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Chemotherapy (chemo) is the use of anti-cancer drugs to treat cancer. The drugs can be taken by mouth as pills or injected by needle into a vein or muscle. These drugs enter the bloodstream and can reach almost all areas of the body, making this treatment useful for killing cancer cells in most parts of the body. This makes chemo a useful treatment for cancer that has spread outside of the uterus.
Not all women with uterine sarcoma will need chemo, but there are a few situations in which chemo might be recommended:
Chemo may not work for certain types of uterine sarcoma. And some types of uterine sarcoma have been found to respond better to certain drugs and drug combinations. The role of chemo, as well as the best chemo drugs to use are not clear. Still, a lot of clinical trials are looking at this.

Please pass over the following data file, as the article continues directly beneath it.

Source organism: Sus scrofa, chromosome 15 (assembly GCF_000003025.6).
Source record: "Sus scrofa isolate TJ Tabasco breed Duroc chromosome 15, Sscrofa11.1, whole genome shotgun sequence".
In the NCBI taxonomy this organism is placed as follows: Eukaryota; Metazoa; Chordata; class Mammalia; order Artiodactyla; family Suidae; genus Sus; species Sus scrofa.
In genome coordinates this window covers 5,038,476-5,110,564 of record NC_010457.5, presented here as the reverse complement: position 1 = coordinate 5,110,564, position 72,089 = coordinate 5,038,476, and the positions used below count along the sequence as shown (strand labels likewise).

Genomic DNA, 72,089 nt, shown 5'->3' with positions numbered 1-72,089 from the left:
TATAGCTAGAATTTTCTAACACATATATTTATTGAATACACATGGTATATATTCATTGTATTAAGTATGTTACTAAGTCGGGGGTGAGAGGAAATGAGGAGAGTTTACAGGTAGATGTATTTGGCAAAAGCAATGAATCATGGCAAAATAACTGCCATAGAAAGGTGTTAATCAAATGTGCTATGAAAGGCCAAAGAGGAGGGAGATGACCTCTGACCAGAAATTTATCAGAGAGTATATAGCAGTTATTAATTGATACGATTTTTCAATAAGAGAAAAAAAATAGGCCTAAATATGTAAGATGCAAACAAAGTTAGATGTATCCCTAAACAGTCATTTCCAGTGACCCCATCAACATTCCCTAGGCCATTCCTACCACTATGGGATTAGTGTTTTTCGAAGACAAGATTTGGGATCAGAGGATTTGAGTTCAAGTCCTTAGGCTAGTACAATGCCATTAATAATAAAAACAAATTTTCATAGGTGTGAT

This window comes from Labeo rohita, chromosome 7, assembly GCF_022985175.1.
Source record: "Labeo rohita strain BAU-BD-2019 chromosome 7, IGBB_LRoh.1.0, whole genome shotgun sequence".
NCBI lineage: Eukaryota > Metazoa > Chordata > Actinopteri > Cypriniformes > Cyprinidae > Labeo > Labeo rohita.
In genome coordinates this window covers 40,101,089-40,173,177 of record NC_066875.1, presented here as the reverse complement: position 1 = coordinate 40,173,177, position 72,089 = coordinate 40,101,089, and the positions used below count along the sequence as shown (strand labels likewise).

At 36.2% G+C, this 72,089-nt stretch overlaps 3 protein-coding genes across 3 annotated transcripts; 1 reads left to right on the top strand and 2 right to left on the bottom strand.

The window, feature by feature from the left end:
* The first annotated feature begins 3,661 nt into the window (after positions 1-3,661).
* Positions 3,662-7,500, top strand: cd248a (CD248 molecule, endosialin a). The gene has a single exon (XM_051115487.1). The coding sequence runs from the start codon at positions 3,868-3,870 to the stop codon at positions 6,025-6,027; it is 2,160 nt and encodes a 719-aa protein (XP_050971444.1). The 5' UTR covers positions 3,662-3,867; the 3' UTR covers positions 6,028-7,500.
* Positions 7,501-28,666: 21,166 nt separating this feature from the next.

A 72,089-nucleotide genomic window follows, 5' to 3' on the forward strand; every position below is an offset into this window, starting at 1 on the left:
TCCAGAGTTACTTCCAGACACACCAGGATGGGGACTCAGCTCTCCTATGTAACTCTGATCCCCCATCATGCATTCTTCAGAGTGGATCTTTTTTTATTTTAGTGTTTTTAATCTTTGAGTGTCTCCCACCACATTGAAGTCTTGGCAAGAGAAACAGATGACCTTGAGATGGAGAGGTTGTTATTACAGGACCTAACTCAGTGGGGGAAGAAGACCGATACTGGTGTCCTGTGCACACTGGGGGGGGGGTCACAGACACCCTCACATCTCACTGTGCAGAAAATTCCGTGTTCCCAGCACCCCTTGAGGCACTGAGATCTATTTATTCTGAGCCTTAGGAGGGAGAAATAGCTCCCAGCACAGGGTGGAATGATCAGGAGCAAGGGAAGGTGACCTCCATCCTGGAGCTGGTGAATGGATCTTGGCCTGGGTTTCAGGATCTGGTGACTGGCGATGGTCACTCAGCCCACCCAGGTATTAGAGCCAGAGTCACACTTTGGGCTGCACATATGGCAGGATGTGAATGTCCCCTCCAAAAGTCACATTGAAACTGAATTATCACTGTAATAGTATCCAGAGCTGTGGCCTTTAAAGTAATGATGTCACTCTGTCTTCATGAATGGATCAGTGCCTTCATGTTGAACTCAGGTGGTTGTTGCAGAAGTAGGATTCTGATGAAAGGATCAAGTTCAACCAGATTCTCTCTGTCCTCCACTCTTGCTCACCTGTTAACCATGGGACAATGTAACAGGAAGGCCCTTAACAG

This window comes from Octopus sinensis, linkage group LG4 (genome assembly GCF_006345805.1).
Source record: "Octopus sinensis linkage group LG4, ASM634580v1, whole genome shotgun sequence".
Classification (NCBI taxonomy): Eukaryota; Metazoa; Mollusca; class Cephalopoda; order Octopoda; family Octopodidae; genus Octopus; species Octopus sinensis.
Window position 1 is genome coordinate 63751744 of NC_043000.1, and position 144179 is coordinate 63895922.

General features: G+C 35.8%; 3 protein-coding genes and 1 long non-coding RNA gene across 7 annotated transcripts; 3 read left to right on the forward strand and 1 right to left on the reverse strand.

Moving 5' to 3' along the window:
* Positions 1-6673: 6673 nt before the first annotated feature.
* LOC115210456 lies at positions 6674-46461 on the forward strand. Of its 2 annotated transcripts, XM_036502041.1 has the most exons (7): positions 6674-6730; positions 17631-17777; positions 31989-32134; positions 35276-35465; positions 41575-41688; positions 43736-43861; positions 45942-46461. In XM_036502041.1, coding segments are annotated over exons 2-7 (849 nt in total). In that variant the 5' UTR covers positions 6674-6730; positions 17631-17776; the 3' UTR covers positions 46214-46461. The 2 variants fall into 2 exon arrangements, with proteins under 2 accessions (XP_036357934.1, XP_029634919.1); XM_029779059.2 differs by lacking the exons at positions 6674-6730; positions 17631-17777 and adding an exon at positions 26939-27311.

Some of the drugs commonly used to treat uterine sarcomas include:
Sometimes, more than one drug is used. For example, gemcitabine and docetaxel are often used together to treat leiomyosarcoma.
These drugs kill cancer cells but can also damage some normal cells. This is what causes many side effects. Side effects of chemo depend on the specific drugs, the amount taken, and the length of time you are treated.
Many side effects are short-term and go away after treatment is finished, but some can last a long time or even be permanent. It's important to tell your health care team if you have any side effects, as there are often ways to lessen them.
Some common chemo side effects include:
Chemo can damage the blood-producing cells of the bone marrow, leading to low blood cell counts. This can cause:
Some side effects from chemotherapy can last a long time. For example, the drug doxorubicin can damage the heart muscle over time. The chance of heart damage goes up as the total dose of the drug goes up, so doctors limit how much doxorubicin can be given.
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on June 13, 2022.
National Comprehensive Cancer Network (NCCN). NCCN Clinical Practice Guidelines in Oncology. Uterine Neoplasms, Version 1.2022 – November 4, 2021. Accessed at https://www.nccn.org/professionals/physician_gls/pdf/uterine.pdf on June 13, 2022.
Last Revised: September 20, 2022